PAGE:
Welcome Social. TO REV. AND MRS GRAHAM. There was a large gathering at the wel- come social tendered to the Rev A. and Mrs Graham in the Wesleyan Church on Tuesday evening ast. Mr D. Simon occupied the chair, and the meeting opened with a hymn and a prayer. Mr Simon said it was only a few days previous that they had said farewell to the Rev F.J. Branch and this welcome social had been got up rather hurriedly. He welcomed the Rev and Mrs Graham in our midst, and expressed the wish that their stay with us would be a pleasant one in every sense of the word. The following programme was then rendered : — Song, 'Auntie' Miss Rankin; recitation, Mr Cotton ; instrumental duet, Miss A. James and Master N. James, violins, Miss M. James, organ, and Mr Hattan, violincello ; recitation, 'The Curfew must not ring,' Mrs Hunter ; violin solo, Miss Platten ; song, 'My Life for thee,' Mr Bassan ; harp solo, Mr Padula ; song, Miss Pearce ; song, Mr James Cotton. The Rev A. Graham was then invited by t...
Gruesome Gatton. [Newspaper Article] — The Cobar Herald — 22 April 1899
Gruesome Gatton. The Gatton horror bids fair to add to the already long list of unpunished murders which shame the colony's record. One of the most surprising things about the Gatton outrages is the apathy shown by the Murphy family to throw any light upon the tragedy. In the district it is generally supposed that the culprit or culprits could be arrested at any time, but no one seems inclined to take any active steps in the matter. Even the black trackers are disgusted with what has been done, and sulkily have given up the pursuit, flatly declaring that they have been run round on fools' errands, while the real offenders stood by laughing at their efforts. The whole &nbsp; business points to a most deplorable &nbsp; state of life in the Gatton district (and many others also), and yet we go on spending thousands of pounds every year playing at converting the slant- eyed sinners of Moki-Tolo, and the "pore little heathens" of Borrioboola- &nbsp; Gha!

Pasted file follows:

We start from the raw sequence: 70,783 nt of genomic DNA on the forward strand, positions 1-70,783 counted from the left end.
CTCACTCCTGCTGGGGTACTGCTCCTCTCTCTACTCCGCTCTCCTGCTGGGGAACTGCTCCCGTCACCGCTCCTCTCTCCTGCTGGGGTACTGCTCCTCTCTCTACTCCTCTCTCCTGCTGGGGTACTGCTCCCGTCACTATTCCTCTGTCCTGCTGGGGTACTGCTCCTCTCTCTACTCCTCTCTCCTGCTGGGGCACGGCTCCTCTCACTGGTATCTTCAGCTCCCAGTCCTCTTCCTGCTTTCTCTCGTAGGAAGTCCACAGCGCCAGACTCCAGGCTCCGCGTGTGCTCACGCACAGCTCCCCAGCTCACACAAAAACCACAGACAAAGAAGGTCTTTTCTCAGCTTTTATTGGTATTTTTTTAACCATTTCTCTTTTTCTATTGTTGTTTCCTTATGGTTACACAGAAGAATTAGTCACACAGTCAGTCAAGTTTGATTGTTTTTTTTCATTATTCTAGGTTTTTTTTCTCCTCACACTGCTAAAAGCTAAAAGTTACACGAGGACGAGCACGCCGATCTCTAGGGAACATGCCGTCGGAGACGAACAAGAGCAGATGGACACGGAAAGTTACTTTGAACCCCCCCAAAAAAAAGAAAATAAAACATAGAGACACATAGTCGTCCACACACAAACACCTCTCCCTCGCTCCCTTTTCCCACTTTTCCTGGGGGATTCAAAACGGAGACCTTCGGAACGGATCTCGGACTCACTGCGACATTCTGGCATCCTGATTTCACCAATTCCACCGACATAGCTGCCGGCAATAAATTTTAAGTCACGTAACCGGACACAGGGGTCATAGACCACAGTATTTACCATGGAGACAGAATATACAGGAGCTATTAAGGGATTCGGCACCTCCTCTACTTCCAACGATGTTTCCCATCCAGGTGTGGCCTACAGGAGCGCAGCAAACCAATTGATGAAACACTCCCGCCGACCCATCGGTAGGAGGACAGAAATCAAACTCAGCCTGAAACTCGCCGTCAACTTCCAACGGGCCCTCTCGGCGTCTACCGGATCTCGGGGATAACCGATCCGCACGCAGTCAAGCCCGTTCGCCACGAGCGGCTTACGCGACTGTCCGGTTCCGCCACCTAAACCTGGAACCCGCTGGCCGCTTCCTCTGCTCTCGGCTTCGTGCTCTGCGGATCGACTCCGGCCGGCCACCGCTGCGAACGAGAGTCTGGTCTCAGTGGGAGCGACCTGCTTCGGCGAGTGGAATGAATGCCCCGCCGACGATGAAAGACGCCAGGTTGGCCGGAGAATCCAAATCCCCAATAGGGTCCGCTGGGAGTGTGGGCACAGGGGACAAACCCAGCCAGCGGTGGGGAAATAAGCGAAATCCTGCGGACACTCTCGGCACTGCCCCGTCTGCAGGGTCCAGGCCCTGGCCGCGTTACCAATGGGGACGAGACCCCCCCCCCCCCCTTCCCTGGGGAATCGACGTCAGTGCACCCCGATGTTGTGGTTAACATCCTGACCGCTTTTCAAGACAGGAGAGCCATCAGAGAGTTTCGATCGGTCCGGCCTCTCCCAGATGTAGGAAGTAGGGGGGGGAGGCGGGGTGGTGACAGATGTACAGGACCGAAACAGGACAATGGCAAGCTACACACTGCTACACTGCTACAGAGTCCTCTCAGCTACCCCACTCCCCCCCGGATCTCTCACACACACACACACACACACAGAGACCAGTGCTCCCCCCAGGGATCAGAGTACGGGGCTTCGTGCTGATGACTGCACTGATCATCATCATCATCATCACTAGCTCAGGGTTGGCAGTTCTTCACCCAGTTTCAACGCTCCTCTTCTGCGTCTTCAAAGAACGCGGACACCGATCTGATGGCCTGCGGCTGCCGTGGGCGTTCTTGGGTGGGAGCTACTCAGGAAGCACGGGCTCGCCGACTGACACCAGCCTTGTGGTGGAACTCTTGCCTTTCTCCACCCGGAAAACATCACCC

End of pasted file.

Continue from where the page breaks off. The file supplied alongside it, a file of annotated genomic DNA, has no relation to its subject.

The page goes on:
A Serious Charge. Before Mr Brown, P.M., & Mr Mathews, J.P. [Newspaper Article] — The Cobar Herald — 22 April 1899
A Serious Charge. Before MrBrown, P.M., & Mr Mathews, J.P. On Tuesday last an important case in con- nection with ill-using a State child was heard in the local Police Court. Mrs Fallick was charged with ill-using Mattie Allbutt, a child apprenticed from the State Children's Relief Department. Mr William Richard Ewry, senior inspector of the department, appeared to prosecute, re- taining Mr W. J. Hogan. Defendant pleaded guilty to the charge, but not guilty to the kicking, saying that she was justified owing to the filthy and dirty habits of the child. Mr Hogan said the plea was a very in- definite one. Mr Brown : It is virtually a plea of not guilty. Mr Hogan reviewed the case, mentioned several alleged assaults as far back as twelve months ; also stated that on the 11th instant the girl ran away from the house, and found herself at Mrs Page's, at the Four Mile. Mrs Page saw some bruises on the child's body, and, in consequence of what the girl said, conveyed her to the pol...
WHAT WAS LEFT. [Newspaper Article] — The Cobar Herald — 29 April 1899
WHAT WAS LEFT. Dear Katio— By .this day's post I aond. To you a garment you may mond. Thoro'e just a waistband and. ono log, Whioh you'll aooept with love, I beg. It may be when you find the rost 'Twill mnko your brothor Jim a vest. Tho shreds I Bend are vory slight — Thoy'ro what your bulldog left last night.
DANIEL O'CONNELL, THE FAMOUS ORATOR. [Newspaper Article] — The Cobar Herald — 29 April 1899